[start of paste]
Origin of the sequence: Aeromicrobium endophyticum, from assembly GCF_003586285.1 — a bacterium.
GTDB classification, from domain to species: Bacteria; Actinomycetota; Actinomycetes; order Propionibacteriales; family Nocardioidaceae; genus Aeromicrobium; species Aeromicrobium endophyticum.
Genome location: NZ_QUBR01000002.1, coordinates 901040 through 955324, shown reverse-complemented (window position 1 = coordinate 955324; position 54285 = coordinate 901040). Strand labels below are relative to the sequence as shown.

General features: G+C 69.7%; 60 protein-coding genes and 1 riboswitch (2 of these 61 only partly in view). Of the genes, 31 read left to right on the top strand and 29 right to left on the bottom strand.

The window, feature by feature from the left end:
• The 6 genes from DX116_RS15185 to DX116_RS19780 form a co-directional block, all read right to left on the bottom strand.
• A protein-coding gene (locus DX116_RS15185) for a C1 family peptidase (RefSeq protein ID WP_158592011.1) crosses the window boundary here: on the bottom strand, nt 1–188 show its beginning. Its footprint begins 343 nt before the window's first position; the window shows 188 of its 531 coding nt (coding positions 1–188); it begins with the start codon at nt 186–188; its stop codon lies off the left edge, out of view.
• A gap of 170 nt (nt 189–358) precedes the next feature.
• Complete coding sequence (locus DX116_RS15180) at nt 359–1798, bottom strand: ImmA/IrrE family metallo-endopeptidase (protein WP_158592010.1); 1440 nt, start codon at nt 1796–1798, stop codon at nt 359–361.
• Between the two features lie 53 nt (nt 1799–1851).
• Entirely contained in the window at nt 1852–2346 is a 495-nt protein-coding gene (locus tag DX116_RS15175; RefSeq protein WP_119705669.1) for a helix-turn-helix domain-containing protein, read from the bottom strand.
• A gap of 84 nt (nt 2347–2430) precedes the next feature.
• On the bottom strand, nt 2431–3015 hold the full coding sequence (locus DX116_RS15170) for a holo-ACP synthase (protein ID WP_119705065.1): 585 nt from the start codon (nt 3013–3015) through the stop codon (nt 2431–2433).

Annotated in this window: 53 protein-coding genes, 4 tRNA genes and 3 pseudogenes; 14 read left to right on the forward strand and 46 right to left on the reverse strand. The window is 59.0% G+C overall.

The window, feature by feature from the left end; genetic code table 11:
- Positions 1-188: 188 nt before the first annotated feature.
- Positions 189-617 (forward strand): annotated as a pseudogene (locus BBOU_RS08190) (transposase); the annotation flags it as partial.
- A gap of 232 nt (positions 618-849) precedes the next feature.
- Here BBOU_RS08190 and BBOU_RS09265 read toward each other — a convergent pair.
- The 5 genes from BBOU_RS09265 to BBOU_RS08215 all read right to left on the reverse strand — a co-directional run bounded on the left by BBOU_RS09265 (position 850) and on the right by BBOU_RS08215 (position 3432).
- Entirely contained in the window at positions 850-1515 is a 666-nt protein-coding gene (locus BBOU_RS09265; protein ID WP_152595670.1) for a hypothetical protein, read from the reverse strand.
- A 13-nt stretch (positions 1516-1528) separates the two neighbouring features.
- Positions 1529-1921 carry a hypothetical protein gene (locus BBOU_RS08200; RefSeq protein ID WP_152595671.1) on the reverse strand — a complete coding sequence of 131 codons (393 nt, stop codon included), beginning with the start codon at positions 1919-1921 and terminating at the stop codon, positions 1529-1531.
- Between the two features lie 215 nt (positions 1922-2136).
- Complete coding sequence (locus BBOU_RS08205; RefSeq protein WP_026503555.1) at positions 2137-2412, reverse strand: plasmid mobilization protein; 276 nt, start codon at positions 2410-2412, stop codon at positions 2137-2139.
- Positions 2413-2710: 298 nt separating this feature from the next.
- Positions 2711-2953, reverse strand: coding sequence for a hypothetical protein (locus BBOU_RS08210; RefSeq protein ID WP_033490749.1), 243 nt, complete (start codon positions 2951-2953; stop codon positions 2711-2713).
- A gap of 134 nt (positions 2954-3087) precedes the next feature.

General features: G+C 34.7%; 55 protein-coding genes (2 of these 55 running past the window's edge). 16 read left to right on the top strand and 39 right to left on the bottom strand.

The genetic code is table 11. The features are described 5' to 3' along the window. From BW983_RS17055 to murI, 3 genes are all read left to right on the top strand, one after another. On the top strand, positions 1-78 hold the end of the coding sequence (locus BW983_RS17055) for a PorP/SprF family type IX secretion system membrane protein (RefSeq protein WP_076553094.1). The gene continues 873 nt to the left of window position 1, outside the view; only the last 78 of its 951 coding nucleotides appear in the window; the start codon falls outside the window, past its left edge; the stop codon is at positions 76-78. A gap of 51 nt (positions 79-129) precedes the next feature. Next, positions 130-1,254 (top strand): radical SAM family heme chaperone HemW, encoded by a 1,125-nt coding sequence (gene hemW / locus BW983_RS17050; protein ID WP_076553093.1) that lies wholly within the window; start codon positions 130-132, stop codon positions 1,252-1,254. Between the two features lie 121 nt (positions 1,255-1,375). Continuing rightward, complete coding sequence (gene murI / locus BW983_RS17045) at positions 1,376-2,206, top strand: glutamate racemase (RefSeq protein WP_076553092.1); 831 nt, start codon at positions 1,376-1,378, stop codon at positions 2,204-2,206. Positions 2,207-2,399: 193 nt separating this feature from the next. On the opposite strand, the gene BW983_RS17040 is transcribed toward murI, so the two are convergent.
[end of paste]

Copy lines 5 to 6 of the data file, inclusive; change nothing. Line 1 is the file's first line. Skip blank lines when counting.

The window, feature by feature from the left end:
• The 6 genes from DX116_RS15185 to DX116_RS19780 form a co-directional block, all read right to left on the bottom strand.